As a company with a keen interest in protecting intellectual property, IPR License is always on the look-out for outstanding stories from our industry and beyond. We hope you will enjoy this latest trending story about a music website facing off against a search engine giant.

A digital media company has used an ingenious method to catch the theft of their content.

According to The Wall Street Journal, Genius, the “world’s biggest collection of song lyrics and musical knowledge”, has accused Google of publishing lyrics on its own platform, thus resulting in a drop in traffic to the Genius website.

How can they prove it? Morse code.

The discovery of lyric lifting first came in 2017, when Genius noticed lyrics (particularly from difficult to understand songs) published on the search engine’s results page were identical to the error-free lyrics published on their own website. After Google denied copying lyrics from the lyric website, it was up to Genius to prove the theft.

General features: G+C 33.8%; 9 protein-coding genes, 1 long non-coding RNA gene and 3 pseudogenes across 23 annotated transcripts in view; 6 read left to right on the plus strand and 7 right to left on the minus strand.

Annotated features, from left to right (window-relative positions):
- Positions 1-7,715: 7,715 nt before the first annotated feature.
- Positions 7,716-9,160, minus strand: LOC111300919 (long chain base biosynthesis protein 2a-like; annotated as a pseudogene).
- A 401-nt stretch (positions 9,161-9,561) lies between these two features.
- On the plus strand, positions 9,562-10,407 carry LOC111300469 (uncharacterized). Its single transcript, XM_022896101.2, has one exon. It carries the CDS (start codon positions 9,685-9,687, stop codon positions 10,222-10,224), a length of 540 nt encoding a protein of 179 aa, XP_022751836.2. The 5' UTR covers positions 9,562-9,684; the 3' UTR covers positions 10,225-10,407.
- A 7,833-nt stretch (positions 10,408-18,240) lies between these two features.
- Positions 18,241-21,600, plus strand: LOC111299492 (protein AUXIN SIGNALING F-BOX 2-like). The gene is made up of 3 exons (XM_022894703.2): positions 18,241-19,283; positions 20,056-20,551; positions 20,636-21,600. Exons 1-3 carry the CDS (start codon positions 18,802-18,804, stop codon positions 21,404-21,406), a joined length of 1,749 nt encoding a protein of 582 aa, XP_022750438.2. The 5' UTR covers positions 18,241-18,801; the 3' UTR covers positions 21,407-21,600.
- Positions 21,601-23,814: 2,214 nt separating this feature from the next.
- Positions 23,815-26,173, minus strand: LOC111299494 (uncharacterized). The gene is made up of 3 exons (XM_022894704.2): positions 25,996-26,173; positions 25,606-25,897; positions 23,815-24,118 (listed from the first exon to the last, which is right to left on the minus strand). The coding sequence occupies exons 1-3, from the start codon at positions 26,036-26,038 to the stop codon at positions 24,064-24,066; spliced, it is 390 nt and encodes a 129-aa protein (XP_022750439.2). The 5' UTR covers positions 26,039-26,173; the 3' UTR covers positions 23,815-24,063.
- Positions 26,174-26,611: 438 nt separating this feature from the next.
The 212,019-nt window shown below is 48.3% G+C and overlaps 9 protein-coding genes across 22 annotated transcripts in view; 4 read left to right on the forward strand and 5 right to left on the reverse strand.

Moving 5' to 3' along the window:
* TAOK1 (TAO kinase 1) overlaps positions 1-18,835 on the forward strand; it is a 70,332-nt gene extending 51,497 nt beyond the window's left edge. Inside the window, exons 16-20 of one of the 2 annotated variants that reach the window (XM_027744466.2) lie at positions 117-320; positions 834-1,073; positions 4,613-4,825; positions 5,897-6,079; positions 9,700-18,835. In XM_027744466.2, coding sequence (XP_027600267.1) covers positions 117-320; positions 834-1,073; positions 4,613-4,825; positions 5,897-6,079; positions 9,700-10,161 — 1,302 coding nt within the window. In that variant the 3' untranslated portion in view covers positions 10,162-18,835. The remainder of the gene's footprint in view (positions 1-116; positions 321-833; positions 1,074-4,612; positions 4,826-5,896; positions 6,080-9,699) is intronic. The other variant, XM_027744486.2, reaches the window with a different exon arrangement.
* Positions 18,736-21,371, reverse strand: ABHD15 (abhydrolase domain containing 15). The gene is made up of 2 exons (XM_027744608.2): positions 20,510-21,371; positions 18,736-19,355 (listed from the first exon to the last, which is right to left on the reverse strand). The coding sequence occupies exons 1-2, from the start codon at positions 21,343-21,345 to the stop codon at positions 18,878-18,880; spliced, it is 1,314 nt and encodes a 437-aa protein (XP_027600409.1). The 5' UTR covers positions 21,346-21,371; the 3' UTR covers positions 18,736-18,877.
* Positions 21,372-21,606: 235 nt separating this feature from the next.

The Wall Street Journal reports Genius built in subtle changes to a few of the songs on its website, alternating straight versus curly apostrophes in the same places for each song. Once the apostrophes were converted to dots and dashes (the markings used in Morse code), they formed the words “Red Handed”.

Google has claimed the lyrics used in the information panels on their results pages are from licensed partners and, following the publication of The Wall Street Journal‘s investigation, Google has since stated it will be investigating the issue and will terminate agreements with partners who were not operating in good practice.